I have enjoyed our ongoing discourse over the past several weeks but find such rhetoric about the "yell[ing] and scream[ing] and throw[ing] temper tantrums" to be tabloidesque -- high on hyperbole but lacking in fact. I agree with her statement, "There is a debate here, but it must begin with integrity." Unfortunately, this type of debate seems to be a dwindling commodity these days.

I applaud her efforts at fundraising for Fresh Air/Full Care. It sounds like a very worthwhile organization. However, I choose to donate to Christ House, (703-549-8644 or 703-548-4227). Christ House provides food and clothing to those in our area who are in desperate need of such. It provides meals to an average of 80 people a day and urgently needs donations.

Jeffrey Morse

South Riding

Another Transit Solution

Andrew F. Pitas ["Two Routes Needed," Letters, Loudoun Extra, May 20] and Leesburg Town Council member Robert J. "Bob" Zoldos are right on the mark for advocating the "techway" on top of Route 28 as well the Western Transportation Corridor (WTC).

I would go further and say that a third route is imperative: an enhanced, four-lane Route 15 as a "Far Western Corridor," or "FWC," to the Point of Rocks bridge through the town of Lucketts.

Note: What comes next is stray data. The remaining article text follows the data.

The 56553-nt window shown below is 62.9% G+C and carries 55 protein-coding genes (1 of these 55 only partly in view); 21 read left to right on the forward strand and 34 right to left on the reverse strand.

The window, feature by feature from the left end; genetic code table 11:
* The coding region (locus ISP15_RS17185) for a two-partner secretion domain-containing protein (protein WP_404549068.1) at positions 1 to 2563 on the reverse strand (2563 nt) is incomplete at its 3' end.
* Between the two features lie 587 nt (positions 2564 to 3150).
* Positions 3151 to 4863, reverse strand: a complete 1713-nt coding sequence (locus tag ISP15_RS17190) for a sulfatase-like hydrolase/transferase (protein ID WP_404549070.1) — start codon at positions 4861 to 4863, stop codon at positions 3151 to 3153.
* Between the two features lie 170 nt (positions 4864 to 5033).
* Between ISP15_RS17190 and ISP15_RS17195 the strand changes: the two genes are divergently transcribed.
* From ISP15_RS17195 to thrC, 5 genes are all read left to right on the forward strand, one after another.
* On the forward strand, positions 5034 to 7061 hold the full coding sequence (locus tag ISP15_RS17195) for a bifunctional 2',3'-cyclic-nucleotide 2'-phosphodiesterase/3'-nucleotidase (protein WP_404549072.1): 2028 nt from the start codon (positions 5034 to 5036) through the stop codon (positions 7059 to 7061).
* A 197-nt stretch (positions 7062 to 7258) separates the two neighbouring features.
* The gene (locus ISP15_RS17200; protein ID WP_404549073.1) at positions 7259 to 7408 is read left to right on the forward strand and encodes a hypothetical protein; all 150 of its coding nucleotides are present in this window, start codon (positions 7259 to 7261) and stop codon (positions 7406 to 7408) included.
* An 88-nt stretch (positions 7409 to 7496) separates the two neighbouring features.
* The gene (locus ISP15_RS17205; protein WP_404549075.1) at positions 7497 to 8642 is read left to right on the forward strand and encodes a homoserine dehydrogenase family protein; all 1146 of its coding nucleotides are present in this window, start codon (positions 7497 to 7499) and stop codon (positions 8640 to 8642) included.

Maryland has already agreed to the FWC, and Frederick County is widening the Maryland side of Route 15 to four lanes. Frederick has approved zoning for thousands of homes, and it is ironically Loudoun County's archaic zoning that is preventing progress of the FWC.

The FWC would promote increased trucking freight to the Dulles area to augment Interstate 81. It could be built for a fraction of the cost and in less than a year, as the road and bridge already exist and need only to be widened. The FWC would also prevent the tragic fatalities that occur on Route 15, which is inadequate for today's traffic growth, and could transport hazardous materials more safely than the antiquated roads we have now.